Do you think today's 50-year-olds can count on getting their Social Security benefits when they retire? Will we get any money at all from the Social Security system? -- Anita, Littleton, Colo.
You can't adequately prepare for retirement without factoring Social Security into your plans. Which is why I want to address not just the question you posed, but two other important Social Security questions people often grapple with.
1. Can I count on Social Security when I retire?
The latest Social Security Trustees Report projects that the Social Security trust fund will run out of money in just 18 years, or 2033. But even if that forecast proves accurate, it doesn't mean payments will stop. The payroll taxes that Social Security collects from workers and employers will still be able to fund 77% of scheduled benefits.
So the real issue is whether benefits will be cut, not eliminated.
I'd be surprised if people in their mid-50s or older see their benefits scaled back. That said, even if their payments aren't reduced, they could be trimmed in other ways, such as making more of their Social Security income taxable.
For people who are more than a decade or so away from retirement, however, some sort of downsizing is more likely. The Boston College Center for Retirement Research's Social Security Fix-It Book outlines a number of possibilities for shoring up the system by trimming benefits, including raising the full retirement age (currently between 66 and 67 for anyone born in 1943 or later), means-testing and changing the cost-of-living adjustment.
In general, the younger and the more affluent you are, the more likely your benefit will be squeezed in some way -- and the more you should take that possibility into account in your retirement saving and spending plans.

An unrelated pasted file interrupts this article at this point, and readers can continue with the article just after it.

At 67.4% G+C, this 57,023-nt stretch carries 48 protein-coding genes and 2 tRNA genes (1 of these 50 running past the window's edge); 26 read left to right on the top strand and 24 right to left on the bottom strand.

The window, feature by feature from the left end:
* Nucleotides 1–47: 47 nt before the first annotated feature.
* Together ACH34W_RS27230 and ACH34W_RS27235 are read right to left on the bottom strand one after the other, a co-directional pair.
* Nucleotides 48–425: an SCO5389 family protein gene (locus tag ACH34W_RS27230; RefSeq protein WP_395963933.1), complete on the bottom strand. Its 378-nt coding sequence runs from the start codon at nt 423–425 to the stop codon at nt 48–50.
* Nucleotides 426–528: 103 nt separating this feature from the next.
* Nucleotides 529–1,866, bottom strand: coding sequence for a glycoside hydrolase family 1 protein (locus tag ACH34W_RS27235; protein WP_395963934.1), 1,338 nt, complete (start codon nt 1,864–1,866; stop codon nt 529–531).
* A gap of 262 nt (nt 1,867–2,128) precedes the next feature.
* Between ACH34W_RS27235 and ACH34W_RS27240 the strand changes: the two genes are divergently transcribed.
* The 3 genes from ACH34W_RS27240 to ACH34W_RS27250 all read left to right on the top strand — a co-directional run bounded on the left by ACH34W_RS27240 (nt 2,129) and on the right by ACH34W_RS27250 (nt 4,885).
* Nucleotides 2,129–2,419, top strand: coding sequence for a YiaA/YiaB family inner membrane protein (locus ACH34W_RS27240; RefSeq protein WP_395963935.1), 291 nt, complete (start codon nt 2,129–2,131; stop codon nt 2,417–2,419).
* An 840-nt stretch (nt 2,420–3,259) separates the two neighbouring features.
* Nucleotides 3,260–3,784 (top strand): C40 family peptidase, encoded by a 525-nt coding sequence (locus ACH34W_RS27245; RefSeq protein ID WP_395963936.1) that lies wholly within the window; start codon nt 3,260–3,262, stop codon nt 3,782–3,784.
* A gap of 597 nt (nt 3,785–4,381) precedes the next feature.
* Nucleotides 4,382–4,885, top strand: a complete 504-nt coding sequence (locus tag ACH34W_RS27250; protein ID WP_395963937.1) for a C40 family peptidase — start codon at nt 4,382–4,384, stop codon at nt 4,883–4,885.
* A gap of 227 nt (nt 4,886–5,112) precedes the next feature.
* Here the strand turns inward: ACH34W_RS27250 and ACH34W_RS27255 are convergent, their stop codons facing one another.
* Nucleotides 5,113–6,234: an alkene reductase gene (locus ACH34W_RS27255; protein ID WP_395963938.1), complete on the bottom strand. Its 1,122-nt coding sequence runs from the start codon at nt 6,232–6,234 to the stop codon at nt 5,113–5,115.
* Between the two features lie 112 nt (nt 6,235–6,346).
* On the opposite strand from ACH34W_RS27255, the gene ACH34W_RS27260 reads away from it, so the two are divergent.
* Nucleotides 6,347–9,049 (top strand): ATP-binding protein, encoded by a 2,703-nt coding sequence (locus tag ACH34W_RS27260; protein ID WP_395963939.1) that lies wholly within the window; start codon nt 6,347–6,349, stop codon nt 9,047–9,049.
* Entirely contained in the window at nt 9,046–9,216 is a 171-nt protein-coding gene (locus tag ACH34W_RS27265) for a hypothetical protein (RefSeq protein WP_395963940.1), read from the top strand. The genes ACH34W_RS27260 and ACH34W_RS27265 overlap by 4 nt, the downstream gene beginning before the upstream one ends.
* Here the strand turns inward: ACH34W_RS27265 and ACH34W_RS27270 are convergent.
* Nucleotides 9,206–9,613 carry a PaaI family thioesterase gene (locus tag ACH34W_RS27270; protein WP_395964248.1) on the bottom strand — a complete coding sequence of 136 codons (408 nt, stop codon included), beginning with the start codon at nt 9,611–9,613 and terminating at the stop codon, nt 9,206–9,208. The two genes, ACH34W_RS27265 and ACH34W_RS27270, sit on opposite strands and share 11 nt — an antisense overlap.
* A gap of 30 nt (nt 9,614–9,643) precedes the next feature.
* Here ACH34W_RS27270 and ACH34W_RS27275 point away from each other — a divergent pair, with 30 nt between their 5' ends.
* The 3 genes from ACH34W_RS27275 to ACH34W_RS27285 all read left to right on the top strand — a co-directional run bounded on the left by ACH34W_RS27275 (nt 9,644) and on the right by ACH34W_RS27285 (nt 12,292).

2. When should I claim benefits?
Despite longer life spans, 62 remains the most popular age for claiming Social Security. But taking the money sooner rather than later can be a costly mistake.
Each year you delay between age 62 and 70, your payment rises roughly 7% to 8%, which can dramatically boost the amount you receive over your lifetime.
Married couples can increase their potential lifetime benefit even more than singles by taking advantage of a variety of claiming strategies.
For example, if a 61-year-old man and his 58-year-old wife earning $100,000 and $60,000, respectively, each take benefits at 62, they'll collect a projected $1.1 million in lifetime benefits, according to Financial Engines' Social Security calculator. But if the wife takes her benefit at 63, her husband files at 66 for spousal benefits based on her work record and then switches to his own work benefit at 70, their projected lifetime benefit jumps by almost $300,000 to $1.4 million.
Given the amount of money at stake, it makes sense to check out a good Social Security calculator or consult an adviser who knows the ins and outs of the system before you stake your claim.
3. Will I lose benefits if I collect Social Security and work?
If you've reached full retirement age, work earnings won't reduce your benefit (although the extra income could trigger taxes on your benefit). But if you work while collecting benefits and you're under full retirement age, however, Social Security will deduct as much as $1 from your benefit for each $2 you earn over a certain threshold ($15,720 for 2015).
You don't actually lose that money, however, as Social Security effectively restores those withheld payments by increasing your benefit when you reach full retirement age. You can find an example of how Social Security does this -- as well a few other wrinkles in the work-and-Social Security rules -- in the How Work Affects Your Benefits booklet.
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